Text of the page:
The robot's sweater-like outer layer is equipped with sensors to feel the object it holds

Scarlett Evans, Assistant Editor, IoT World Today

February 29, 2024

2 Min Read
Punyo
TRI

Toyota’s Robotics Institute (TRI) has made its foray into the humanoid robotics space with the launch of Punyo, a soft-bodied robot designed for high-level object manipulation capabilities.

TRI said Punyo is designed to “amplify, rather than replace” people in industrial and domestic settings. 

The design is made up of a torso with two arms, covered in a soft, bulky material – almost like a sweater for the robot. This material is covered in tactile sensors to allow Punyo to feel the objects it holds, which TRI says makes it “truly capable” of holding large, heavy, and unwieldy items, and enhances its approachability by making it huggable.

In a video demonstration, Punyo is shown carrying items both alone and with human assistance, stacking bins and placing objects in containers.

“We’re on a mission to help with everyday tasks that require more than just our hands and fingertips,” TRI said. “People use their bodies in creative ways to manipulate the world around them.

“Think about getting groceries into your house in just one trip. You might hold multiple bags in your arms, open the door with your elbow, and then prop it open with your hip as you shuffle in … For people and robots alike, having soft grippy skin and manipulating objects close to the body make it possible to handle heavier objects with less exertion.”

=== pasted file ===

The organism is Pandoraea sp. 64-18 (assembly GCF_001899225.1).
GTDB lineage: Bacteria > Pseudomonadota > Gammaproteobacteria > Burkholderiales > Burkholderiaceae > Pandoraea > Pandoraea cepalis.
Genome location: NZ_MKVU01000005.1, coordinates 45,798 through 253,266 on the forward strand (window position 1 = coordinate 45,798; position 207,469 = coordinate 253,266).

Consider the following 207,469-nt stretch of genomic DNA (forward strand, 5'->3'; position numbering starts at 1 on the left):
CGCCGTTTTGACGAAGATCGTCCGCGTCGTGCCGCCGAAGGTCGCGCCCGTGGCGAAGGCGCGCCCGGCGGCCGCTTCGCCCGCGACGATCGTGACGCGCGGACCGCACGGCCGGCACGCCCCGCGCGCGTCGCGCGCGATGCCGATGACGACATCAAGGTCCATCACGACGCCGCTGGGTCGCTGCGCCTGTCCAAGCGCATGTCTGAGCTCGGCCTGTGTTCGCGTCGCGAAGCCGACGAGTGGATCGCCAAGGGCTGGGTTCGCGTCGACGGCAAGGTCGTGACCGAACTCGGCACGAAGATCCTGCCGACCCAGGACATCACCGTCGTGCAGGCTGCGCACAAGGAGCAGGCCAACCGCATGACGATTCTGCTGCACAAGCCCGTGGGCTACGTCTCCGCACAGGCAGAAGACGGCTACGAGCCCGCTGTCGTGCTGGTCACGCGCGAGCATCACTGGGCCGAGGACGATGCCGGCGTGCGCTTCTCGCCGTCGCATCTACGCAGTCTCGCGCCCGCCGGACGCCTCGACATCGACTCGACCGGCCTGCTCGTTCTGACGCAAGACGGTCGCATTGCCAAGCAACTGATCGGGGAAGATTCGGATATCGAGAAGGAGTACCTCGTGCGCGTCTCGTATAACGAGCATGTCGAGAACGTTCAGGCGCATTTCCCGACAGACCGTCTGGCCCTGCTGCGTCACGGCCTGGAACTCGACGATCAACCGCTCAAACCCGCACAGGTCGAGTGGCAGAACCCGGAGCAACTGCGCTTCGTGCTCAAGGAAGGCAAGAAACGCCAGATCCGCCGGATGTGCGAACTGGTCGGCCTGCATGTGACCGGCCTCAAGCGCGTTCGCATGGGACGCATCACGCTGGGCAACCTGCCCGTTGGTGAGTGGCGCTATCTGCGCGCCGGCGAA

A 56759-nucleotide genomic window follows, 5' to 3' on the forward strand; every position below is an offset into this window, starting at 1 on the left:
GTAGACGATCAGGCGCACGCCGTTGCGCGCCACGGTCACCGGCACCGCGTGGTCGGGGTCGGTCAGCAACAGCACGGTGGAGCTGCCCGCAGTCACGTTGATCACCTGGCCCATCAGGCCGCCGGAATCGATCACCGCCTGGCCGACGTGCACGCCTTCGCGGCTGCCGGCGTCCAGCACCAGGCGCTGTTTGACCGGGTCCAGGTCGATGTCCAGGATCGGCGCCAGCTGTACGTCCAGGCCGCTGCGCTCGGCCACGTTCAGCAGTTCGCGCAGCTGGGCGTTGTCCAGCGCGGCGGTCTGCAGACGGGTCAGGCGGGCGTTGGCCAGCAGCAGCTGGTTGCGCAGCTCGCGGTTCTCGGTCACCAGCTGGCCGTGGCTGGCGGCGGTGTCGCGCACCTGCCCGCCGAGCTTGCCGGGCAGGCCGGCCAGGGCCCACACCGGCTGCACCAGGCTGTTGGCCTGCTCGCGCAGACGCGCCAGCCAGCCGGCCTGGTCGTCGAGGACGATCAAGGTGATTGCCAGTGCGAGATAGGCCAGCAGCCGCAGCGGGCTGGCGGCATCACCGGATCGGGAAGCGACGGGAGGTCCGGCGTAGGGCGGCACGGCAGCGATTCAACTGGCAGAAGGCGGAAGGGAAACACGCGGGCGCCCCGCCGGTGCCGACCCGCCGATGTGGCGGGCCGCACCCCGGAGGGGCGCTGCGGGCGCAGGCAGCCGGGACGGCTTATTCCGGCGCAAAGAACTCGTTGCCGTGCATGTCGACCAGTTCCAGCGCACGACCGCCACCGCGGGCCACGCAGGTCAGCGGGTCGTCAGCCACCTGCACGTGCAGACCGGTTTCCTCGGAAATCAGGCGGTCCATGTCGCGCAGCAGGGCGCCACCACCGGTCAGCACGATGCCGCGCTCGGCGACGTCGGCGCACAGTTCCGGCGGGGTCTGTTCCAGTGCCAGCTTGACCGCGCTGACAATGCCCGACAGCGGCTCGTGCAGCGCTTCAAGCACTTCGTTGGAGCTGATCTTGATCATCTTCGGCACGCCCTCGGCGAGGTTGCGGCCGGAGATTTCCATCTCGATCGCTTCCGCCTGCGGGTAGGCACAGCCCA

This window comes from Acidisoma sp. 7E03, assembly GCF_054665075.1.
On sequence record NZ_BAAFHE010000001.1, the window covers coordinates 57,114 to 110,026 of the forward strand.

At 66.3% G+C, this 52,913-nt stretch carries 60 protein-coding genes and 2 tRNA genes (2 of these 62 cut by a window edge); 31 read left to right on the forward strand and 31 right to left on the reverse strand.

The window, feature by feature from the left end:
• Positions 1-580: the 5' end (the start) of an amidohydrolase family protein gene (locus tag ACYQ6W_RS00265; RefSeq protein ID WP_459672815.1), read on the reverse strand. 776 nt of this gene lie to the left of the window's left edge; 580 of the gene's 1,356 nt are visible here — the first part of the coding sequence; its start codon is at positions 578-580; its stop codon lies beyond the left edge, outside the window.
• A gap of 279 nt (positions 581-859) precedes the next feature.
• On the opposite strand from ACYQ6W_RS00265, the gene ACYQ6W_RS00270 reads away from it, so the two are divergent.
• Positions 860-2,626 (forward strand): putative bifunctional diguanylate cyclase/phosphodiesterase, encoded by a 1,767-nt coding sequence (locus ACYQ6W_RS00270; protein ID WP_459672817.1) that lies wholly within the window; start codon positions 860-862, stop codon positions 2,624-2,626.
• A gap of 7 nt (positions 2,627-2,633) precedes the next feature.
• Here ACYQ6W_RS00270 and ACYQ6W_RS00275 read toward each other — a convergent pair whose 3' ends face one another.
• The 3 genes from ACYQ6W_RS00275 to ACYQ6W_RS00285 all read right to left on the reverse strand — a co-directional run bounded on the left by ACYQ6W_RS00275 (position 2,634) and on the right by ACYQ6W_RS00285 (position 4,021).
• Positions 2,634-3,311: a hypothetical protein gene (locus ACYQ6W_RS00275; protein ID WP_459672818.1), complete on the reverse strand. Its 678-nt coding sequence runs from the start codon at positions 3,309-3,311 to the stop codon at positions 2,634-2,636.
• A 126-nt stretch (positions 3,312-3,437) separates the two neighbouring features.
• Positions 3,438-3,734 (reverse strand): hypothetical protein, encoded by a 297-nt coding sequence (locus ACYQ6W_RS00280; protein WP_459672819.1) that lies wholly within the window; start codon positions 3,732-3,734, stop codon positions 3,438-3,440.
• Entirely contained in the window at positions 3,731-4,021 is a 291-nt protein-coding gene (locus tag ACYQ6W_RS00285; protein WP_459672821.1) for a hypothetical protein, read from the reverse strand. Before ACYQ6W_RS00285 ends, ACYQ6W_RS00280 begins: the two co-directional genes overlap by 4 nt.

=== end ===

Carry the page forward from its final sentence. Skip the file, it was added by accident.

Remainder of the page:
Related:Tesla Humanoid Robot Optimus: A Bare-Bones Look

Punyo’s arms are covered in air-filled “bladders”, which can be modified to have different stiffness to make it more malleable to the task – and objects – at hand.

The robot’s arms are topped with what TRI calls “paws,” which have an in-built soft bubble with a camera inside. The inside of the bubbles have dot patterns, which are used as guidelines for the camera to identify when Punyo has come into contact with an object.

The TRI team said it will continue to refine Punyo’s design and capabilities. Potential applications are envisioned across domestic, industrial and health care settings. 

A crucial element of Punyo is its approachability. The team says this as a critical element in consumer adoption and opening the door for a wider range of applications. 

“Blending functional requirements with a human-demonstrated style may result in a robot that is efficient yet easier for people to predict and anthropomorphize, allowing them to collaborate more comfortably and productively,” the team said. “We look forward to discovering the right balance for various tasks, situations, robots and human collaborators.”

About the Author(s)

Scarlett Evans

Assistant Editor, IoT World Today

Scarlett Evans is the assistant editor for IoT World Today, with a particular focus on robotics and smart city technologies. Scarlett has previous experience in minerals and resources with Mine Australia, Mine Technology and Power Technology. She joined Informa in April 2022.

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